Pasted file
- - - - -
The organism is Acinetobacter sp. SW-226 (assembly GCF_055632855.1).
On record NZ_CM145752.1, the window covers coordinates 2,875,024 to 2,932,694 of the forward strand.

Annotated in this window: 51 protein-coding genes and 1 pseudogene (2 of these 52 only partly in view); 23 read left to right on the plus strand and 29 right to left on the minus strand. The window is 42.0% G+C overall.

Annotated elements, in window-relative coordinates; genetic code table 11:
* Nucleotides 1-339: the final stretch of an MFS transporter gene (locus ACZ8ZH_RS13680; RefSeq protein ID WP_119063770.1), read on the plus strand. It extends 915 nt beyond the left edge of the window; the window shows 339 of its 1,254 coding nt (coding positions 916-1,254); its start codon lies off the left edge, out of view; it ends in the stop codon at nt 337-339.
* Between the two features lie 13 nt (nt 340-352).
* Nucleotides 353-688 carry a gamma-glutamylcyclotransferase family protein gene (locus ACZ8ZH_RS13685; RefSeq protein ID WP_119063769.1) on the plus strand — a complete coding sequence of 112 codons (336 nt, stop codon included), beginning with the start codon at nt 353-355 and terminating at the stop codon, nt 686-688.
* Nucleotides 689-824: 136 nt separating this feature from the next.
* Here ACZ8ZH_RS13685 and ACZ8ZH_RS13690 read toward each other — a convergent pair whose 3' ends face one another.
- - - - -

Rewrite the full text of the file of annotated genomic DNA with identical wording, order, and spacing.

The organism is Acinetobacter sp. SW-226 (assembly GCF_055632855.1).
On record NZ_CM145752.1, the window covers coordinates 2,875,024 to 2,932,694 of the forward strand.

Annotated in this window: 51 protein-coding genes and 1 pseudogene (2 of these 52 only partly in view); 23 read left to right on the plus strand and 29 right to left on the minus strand. The window is 42.0% G+C overall.

Annotated elements, in window-relative coordinates; genetic code table 11:
* Nucleotides 1-339: the final stretch of an MFS transporter gene (locus ACZ8ZH_RS13680; RefSeq protein ID WP_119063770.1), read on the plus strand. It extends 915 nt beyond the left edge of the window; the window shows 339 of its 1,254 coding nt (coding positions 916-1,254); its start codon lies off the left edge, out of view; it ends in the stop codon at nt 337-339.
* Between the two features lie 13 nt (nt 340-352).
* Nucleotides 353-688 carry a gamma-glutamylcyclotransferase family protein gene (locus ACZ8ZH_RS13685; RefSeq protein ID WP_119063769.1) on the plus strand — a complete coding sequence of 112 codons (336 nt, stop codon included), beginning with the start codon at nt 353-355 and terminating at the stop codon, nt 686-688.
* Nucleotides 689-824: 136 nt separating this feature from the next.
* Here ACZ8ZH_RS13685 and ACZ8ZH_RS13690 read toward each other — a convergent pair whose 3' ends face one another.